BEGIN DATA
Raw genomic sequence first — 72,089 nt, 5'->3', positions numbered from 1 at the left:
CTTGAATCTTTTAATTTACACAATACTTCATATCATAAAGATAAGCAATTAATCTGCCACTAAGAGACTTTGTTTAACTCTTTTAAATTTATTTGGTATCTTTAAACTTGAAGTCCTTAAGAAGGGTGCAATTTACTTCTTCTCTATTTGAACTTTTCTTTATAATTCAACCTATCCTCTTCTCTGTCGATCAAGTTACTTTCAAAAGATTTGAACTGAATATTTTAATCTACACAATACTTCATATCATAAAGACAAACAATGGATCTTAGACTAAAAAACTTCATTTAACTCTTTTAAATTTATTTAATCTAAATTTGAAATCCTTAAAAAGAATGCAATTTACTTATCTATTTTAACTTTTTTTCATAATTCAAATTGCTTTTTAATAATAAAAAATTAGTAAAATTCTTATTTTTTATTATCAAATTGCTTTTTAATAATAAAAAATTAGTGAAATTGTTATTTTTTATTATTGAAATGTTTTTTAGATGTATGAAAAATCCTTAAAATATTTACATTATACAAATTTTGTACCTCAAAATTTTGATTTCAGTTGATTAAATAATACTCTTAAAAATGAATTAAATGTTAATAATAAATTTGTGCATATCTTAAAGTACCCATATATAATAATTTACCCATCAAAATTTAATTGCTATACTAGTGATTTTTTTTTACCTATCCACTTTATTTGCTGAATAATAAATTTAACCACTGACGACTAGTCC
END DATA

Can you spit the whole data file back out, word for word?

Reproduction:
Raw genomic sequence first — 72,089 nt, 5'->3', positions numbered from 1 at the left:
CTTGAATCTTTTAATTTACACAATACTTCATATCATAAAGATAAGCAATTAATCTGCCACTAAGAGACTTTGTTTAACTCTTTTAAATTTATTTGGTATCTTTAAACTTGAAGTCCTTAAGAAGGGTGCAATTTACTTCTTCTCTATTTGAACTTTTCTTTATAATTCAACCTATCCTCTTCTCTGTCGATCAAGTTACTTTCAAAAGATTTGAACTGAATATTTTAATCTACACAATACTTCATATCATAAAGACAAACAATGGATCTTAGACTAAAAAACTTCATTTAACTCTTTTAAATTTATTTAATCTAAATTTGAAATCCTTAAAAAGAATGCAATTTACTTATCTATTTTAACTTTTTTTCATAATTCAAATTGCTTTTTAATAATAAAAAATTAGTAAAATTCTTATTTTTTATTATCAAATTGCTTTTTAATAATAAAAAATTAGTGAAATTGTTATTTTTTATTATTGAAATGTTTTTTAGATGTATGAAAAATCCTTAAAATATTTACATTATACAAATTTTGTACCTCAAAATTTTGATTTCAGTTGATTAAATAATACTCTTAAAAATGAATTAAATGTTAATAATAAATTTGTGCATATCTTAAAGTACCCATATATAATAATTTACCCATCAAAATTTAATTGCTATACTAGTGATTTTTTTTTACCTATCCACTTTATTTGCTGAATAATAAATTTAACCACTGACGACTAGTCC